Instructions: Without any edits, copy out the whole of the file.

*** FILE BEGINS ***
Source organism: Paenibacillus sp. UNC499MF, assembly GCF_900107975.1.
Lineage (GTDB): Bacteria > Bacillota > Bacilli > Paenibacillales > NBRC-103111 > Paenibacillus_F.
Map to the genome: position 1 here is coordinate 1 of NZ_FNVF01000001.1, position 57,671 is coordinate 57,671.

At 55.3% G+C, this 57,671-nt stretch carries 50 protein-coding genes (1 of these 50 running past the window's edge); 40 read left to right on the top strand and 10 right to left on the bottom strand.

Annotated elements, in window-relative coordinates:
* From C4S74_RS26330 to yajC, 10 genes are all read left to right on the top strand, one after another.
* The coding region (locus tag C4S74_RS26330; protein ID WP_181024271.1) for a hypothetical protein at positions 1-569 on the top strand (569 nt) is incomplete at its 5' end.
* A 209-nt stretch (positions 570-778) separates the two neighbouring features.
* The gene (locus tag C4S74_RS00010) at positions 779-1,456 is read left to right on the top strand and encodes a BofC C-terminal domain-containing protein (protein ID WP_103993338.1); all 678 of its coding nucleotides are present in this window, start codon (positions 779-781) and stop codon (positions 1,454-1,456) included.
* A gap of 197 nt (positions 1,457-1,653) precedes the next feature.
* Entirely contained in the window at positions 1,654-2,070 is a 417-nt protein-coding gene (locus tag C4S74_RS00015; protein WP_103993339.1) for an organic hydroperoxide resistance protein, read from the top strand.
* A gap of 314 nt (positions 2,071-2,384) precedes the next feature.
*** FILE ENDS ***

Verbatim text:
Source organism: Paenibacillus sp. UNC499MF, assembly GCF_900107975.1.
Lineage (GTDB): Bacteria > Bacillota > Bacilli > Paenibacillales > NBRC-103111 > Paenibacillus_F.
Map to the genome: position 1 here is coordinate 1 of NZ_FNVF01000001.1, position 57,671 is coordinate 57,671.

At 55.3% G+C, this 57,671-nt stretch carries 50 protein-coding genes (1 of these 50 running past the window's edge); 40 read left to right on the top strand and 10 right to left on the bottom strand.

Annotated elements, in window-relative coordinates:
* From C4S74_RS26330 to yajC, 10 genes are all read left to right on the top strand, one after another.
* The coding region (locus tag C4S74_RS26330; protein ID WP_181024271.1) for a hypothetical protein at positions 1-569 on the top strand (569 nt) is incomplete at its 5' end.
* A 209-nt stretch (positions 570-778) separates the two neighbouring features.
* The gene (locus tag C4S74_RS00010) at positions 779-1,456 is read left to right on the top strand and encodes a BofC C-terminal domain-containing protein (protein ID WP_103993338.1); all 678 of its coding nucleotides are present in this window, start codon (positions 779-781) and stop codon (positions 1,454-1,456) included.
* A gap of 197 nt (positions 1,457-1,653) precedes the next feature.
* Entirely contained in the window at positions 1,654-2,070 is a 417-nt protein-coding gene (locus tag C4S74_RS00015; protein WP_103993339.1) for an organic hydroperoxide resistance protein, read from the top strand.
* A gap of 314 nt (positions 2,071-2,384) precedes the next feature.